Roughly six years ago, a well-known Contemporary Romance author organized a book promotion. She posted the invite to participate in a Facebook group and opened it up to all authors, writing that she remembered her beginnings in the author world and that nobody would be excluded because their mailing lists were too small. Those who wanted to take part added their book for free, and once it kicked off, every participating author shared the promotion with their audience.
At the time I joined, my mailing list size was zero. The organizing author assured me that didn’t matter.
In the end, over two hundred authors contributed to the promotion and shared one another’s books with their readers. Only one book had a cover sans a man’s chest—mine. What’s the word for beyond embarrassed? I thought for sure the Romance reader and author community would laugh me into oblivion.
But that didn’t happen.
There were wins: I ended up with two thousand readers on my list. Some of my staunchest supporters came from that swap. There were uh-ohs: It took years for the Amazon algorithm to straighten out my books’ “also bought” categories. And although I ultimately lost a majority of those two thousand readers when both of us realized that our author-reader relationship wasn’t a good fit, I learned a lot about the importance of newsletter swaps.
Exchanging information with another author in order to share your books with one another’s newsletters is a great way to put your work in front of new audiences and increase sales, but only when done correctly. To help you avoid my mistakes, and hopefully repeat the wins, we’ve compiled a list of ten tips to cementing the perfect newsletter swap—one that will ensure you get the right reader’s eyes on your books.
- Find authors willing to share your book.
Thanks to the widespread philosophy of many indie authors that all indies benefit when we help one another, there are a variety of ways to find people who will swap newsletters. Beyond reaching out to authors individually, communities found through Amazon’s KBoards, genre-focused Facebook groups, and newsletter swap sites can all help authors connect with others who are looking to form newsletter swaps.
The most common three swap sites are Prolific Works, BookFunnel, and Story Origin, but there are more out there. When you join these sites, you’ll create a profile and add the details about the book you want others to share. Authors will then post either a promotion or a direct swap. A promotion is a pool of authors sending readers to a landing page, where they will decide which books tap into their interest. A direct swap is when an author mentions your book with links to the sales page. In other words, both of you will send a newsletter with a mention of each other’s books.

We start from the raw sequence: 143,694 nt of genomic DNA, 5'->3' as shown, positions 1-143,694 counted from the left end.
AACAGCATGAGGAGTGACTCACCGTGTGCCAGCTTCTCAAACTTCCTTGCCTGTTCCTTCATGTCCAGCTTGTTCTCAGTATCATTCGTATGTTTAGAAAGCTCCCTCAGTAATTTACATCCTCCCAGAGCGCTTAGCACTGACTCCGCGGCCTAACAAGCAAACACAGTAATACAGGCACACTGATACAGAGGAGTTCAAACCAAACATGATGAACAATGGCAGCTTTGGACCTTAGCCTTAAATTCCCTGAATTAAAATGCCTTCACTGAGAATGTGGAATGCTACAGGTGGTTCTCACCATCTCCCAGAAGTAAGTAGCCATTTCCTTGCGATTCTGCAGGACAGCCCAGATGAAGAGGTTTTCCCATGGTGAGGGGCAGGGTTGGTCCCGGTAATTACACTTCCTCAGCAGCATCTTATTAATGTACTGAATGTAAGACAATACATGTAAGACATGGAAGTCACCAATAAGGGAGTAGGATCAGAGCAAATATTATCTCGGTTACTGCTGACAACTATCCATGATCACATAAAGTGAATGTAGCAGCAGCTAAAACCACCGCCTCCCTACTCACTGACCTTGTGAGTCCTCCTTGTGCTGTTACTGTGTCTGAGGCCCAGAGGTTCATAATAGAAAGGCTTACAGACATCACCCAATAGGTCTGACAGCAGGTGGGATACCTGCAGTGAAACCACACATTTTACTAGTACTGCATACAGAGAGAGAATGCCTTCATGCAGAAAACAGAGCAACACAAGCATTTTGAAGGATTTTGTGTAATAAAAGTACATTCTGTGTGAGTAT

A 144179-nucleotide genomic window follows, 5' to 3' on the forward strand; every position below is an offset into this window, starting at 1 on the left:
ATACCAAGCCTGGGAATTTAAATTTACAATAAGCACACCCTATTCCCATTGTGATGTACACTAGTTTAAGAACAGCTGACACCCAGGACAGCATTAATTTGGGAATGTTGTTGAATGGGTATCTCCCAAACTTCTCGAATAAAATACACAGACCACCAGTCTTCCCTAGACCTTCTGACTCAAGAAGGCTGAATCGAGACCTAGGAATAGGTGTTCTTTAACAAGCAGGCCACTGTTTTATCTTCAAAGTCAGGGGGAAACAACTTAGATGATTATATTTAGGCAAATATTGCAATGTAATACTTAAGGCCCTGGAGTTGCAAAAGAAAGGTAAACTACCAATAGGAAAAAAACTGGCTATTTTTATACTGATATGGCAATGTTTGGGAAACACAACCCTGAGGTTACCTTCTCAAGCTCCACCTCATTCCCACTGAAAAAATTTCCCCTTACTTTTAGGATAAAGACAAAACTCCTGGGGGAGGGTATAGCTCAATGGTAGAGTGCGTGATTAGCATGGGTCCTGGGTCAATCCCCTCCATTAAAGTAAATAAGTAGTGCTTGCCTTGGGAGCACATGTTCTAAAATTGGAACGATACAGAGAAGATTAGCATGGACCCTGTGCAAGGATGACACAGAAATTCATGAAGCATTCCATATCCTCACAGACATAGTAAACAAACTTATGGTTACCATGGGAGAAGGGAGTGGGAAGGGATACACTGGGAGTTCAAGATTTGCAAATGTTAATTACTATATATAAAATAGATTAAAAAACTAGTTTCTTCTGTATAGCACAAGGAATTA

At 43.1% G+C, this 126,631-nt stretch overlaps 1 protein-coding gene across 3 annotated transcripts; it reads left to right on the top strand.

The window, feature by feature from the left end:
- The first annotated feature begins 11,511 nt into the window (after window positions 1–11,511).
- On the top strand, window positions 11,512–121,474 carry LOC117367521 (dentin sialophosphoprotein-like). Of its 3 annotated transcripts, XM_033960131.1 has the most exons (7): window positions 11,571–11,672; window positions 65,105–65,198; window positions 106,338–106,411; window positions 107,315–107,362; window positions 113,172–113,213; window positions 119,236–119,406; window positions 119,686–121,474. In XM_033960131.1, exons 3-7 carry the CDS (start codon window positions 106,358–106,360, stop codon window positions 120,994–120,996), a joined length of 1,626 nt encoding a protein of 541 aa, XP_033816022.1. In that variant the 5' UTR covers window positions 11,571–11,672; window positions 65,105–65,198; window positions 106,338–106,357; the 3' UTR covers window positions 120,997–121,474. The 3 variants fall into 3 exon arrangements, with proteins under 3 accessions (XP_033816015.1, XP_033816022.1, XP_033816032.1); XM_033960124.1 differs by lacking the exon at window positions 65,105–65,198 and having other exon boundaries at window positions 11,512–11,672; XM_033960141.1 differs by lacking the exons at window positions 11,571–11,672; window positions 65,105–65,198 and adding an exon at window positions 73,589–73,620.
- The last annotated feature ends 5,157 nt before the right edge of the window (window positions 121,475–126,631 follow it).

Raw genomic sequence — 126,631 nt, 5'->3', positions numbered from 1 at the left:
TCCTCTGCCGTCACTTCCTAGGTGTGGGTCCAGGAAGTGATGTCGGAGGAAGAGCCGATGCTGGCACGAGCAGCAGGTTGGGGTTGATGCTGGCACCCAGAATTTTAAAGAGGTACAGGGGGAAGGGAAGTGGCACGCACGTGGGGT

Pro Tip: Do not join KBoards or a genre group just to find people for a newsletter swap. The owners of these groups create them to make space discussions that help the community, and you don’t want to take advantage of others without contributing something in return. Instead, engage with others authentically. In time, established authors will post that they are looking for swaps, or the group administrator will create a post for people to find others to swap with. In the comments, you’ll find people who can help get the word out about your book.
- Stay in your lane.
The idea of getting your book in front of potentially thousands of readers’ eyes seems exciting, but if they are the wrong readers, it is an exercise in futility. Look for authors who write in the same genre and niche you do before you decide whether their books are good candidates for a swap. Remember, your audience has expectations. When they are hearing from someone known for science fiction and who delivers stories with aliens and weapons, they might not care about a character who uses essences and can kill magical beings with one dagger slice. They’ll be disappointed, then you’ll be disappointed.
- Do your research.
Authors initiating a swap often have their cover, tagline, and blurb listed with the rest of their information. Samples of the book are available on most e-book retailers, so before you offer to swap with them, read a couple of pages to see if the author is a good fit. Does their story entice you to delve deeper into the book? Are there typos? Remember, your readers trust your word. If they check out what you share and encounter several stories that aren’t up to their standards, they might lose trust in your recommendations.
- Be honest about what you have.